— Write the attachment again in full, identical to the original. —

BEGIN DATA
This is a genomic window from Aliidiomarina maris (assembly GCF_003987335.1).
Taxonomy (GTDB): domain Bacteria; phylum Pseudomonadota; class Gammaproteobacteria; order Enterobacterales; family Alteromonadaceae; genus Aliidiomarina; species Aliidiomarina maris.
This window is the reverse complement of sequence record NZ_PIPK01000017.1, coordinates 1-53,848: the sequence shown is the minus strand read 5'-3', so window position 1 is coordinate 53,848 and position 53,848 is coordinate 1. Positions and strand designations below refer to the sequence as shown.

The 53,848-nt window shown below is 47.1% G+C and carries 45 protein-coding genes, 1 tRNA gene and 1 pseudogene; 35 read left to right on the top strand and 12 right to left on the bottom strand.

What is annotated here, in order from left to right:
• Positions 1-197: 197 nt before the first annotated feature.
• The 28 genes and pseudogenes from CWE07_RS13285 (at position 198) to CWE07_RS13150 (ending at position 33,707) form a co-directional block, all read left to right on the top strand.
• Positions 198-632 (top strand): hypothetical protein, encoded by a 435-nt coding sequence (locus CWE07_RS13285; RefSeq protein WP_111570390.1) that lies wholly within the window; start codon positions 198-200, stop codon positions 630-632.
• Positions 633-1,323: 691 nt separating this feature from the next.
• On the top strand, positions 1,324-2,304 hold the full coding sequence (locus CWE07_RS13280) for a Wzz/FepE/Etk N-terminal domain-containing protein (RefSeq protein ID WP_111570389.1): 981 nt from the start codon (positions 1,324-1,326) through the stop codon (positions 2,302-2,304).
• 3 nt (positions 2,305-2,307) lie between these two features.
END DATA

This is a genomic window from Aliidiomarina maris (assembly GCF_003987335.1).
Taxonomy (GTDB): domain Bacteria; phylum Pseudomonadota; class Gammaproteobacteria; order Enterobacterales; family Alteromonadaceae; genus Aliidiomarina; species Aliidiomarina maris.
This window is the reverse complement of sequence record NZ_PIPK01000017.1, coordinates 1-53,848: the sequence shown is the minus strand read 5'-3', so window position 1 is coordinate 53,848 and position 53,848 is coordinate 1. Positions and strand designations below refer to the sequence as shown.

The 53,848-nt window shown below is 47.1% G+C and carries 45 protein-coding genes, 1 tRNA gene and 1 pseudogene; 35 read left to right on the top strand and 12 right to left on the bottom strand.

What is annotated here, in order from left to right:
• Positions 1-197: 197 nt before the first annotated feature.
• The 28 genes and pseudogenes from CWE07_RS13285 (at position 198) to CWE07_RS13150 (ending at position 33,707) form a co-directional block, all read left to right on the top strand.
• Positions 198-632 (top strand): hypothetical protein, encoded by a 435-nt coding sequence (locus CWE07_RS13285; RefSeq protein WP_111570390.1) that lies wholly within the window; start codon positions 198-200, stop codon positions 630-632.
• Positions 633-1,323: 691 nt separating this feature from the next.
• On the top strand, positions 1,324-2,304 hold the full coding sequence (locus CWE07_RS13280) for a Wzz/FepE/Etk N-terminal domain-containing protein (RefSeq protein ID WP_111570389.1): 981 nt from the start codon (positions 1,324-1,326) through the stop codon (positions 2,302-2,304).
• 3 nt (positions 2,305-2,307) lie between these two features.